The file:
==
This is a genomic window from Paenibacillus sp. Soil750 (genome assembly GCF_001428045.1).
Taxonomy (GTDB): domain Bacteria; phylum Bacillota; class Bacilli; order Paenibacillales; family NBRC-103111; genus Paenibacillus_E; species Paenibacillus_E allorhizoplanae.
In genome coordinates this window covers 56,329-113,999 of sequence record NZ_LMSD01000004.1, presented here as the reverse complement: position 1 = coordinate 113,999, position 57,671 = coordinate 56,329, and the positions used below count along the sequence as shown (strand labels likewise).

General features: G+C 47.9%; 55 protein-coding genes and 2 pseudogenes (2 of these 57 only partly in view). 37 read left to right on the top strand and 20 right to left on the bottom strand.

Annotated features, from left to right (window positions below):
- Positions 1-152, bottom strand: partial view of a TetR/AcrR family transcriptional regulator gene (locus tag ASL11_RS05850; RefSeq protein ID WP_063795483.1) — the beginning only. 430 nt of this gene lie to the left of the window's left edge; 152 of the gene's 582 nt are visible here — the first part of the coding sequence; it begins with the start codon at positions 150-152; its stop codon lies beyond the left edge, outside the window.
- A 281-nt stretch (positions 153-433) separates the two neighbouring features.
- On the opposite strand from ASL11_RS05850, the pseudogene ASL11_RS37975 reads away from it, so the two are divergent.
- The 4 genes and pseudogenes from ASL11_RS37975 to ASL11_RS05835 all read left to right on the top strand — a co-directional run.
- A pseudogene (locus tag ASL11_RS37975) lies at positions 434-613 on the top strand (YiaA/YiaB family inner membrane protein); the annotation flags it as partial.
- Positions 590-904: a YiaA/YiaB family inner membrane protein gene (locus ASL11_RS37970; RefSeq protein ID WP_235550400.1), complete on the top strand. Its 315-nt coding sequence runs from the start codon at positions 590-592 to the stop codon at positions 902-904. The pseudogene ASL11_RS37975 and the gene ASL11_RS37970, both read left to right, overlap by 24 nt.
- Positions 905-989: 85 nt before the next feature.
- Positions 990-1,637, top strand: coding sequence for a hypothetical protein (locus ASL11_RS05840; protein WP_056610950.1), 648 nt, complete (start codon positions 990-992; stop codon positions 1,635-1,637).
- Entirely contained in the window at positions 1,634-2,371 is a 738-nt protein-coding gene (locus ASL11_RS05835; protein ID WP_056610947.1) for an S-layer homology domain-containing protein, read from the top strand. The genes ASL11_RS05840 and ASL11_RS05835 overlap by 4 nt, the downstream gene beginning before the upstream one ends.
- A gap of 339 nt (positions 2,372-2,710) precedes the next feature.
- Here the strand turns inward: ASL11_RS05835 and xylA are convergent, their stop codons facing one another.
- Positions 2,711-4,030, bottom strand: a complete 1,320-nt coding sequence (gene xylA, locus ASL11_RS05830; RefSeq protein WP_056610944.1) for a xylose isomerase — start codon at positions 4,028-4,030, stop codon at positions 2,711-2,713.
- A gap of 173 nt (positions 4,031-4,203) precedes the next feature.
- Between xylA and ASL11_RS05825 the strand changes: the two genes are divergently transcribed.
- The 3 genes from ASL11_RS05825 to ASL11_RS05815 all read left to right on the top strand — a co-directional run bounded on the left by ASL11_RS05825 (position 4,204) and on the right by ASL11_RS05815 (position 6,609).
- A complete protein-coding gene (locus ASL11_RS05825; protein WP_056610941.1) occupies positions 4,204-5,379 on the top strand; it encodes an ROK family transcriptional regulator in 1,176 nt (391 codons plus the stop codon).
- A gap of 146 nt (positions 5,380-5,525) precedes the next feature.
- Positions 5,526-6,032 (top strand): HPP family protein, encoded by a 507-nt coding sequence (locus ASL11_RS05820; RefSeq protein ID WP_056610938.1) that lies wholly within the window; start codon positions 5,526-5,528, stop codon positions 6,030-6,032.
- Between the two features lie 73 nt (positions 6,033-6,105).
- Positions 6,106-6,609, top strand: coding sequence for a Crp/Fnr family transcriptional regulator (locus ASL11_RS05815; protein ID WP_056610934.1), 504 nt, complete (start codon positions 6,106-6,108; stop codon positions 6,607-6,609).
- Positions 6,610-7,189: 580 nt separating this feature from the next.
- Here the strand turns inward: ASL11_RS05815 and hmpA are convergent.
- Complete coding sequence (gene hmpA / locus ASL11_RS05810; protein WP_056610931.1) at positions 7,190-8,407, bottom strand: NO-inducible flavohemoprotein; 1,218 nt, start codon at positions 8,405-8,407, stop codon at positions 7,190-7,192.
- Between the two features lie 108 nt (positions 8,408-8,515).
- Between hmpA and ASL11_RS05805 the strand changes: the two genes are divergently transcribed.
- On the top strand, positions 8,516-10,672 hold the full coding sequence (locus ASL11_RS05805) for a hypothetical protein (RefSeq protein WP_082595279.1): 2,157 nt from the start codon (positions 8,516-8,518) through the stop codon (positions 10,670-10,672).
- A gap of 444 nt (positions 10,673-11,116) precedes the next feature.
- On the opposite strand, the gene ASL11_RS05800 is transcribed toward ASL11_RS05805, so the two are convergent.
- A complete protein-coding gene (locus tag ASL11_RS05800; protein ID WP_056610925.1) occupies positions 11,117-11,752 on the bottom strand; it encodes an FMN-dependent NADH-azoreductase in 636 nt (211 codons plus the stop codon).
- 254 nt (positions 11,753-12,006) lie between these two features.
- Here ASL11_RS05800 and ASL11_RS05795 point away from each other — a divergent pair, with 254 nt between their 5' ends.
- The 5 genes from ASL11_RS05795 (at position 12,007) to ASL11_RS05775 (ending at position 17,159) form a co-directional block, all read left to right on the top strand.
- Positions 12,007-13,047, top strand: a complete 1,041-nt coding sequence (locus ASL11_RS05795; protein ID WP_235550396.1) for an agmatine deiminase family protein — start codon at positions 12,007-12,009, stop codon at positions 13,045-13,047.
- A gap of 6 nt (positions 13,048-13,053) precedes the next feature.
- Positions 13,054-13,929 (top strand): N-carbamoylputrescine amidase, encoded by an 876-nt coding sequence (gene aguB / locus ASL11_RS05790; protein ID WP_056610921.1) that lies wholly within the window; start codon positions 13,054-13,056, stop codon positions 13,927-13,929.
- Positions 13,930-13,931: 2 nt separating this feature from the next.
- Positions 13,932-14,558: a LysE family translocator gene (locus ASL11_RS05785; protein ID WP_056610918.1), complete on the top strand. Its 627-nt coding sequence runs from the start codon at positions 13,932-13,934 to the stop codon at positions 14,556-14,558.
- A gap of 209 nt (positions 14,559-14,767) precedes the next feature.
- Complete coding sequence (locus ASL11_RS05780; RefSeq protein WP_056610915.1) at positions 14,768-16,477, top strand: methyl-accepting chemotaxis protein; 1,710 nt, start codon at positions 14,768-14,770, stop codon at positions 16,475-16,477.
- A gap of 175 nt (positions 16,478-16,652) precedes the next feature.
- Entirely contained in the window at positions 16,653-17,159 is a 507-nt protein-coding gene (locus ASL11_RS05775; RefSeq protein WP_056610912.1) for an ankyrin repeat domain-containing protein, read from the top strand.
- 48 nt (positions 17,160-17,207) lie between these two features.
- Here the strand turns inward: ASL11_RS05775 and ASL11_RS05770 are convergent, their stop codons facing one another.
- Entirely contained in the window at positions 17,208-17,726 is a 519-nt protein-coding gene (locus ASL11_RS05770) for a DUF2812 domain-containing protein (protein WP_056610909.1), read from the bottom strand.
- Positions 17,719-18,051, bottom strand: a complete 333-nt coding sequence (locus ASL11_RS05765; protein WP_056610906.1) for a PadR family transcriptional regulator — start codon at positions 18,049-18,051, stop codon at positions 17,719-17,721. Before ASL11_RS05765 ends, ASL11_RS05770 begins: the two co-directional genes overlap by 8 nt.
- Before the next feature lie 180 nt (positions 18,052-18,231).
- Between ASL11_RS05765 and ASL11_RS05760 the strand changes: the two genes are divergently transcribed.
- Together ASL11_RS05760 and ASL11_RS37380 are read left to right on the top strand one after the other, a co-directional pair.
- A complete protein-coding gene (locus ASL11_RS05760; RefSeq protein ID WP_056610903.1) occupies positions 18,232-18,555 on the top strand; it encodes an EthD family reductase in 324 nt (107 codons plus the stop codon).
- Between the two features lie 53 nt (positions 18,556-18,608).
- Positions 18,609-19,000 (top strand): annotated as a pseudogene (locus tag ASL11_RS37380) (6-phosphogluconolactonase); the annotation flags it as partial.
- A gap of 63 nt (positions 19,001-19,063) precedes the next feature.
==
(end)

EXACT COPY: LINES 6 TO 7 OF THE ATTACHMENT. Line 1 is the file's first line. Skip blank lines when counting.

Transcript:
- Positions 1-152, bottom strand: partial view of a TetR/AcrR family transcriptional regulator gene (locus tag ASL11_RS05850; RefSeq protein ID WP_063795483.1) — the beginning only. 430 nt of this gene lie to the left of the window's left edge; 152 of the gene's 582 nt are visible here — the first part of the coding sequence; it begins with the start codon at positions 150-152; its stop codon lies beyond the left edge, outside the window.
- A 281-nt stretch (positions 153-433) separates the two neighbouring features.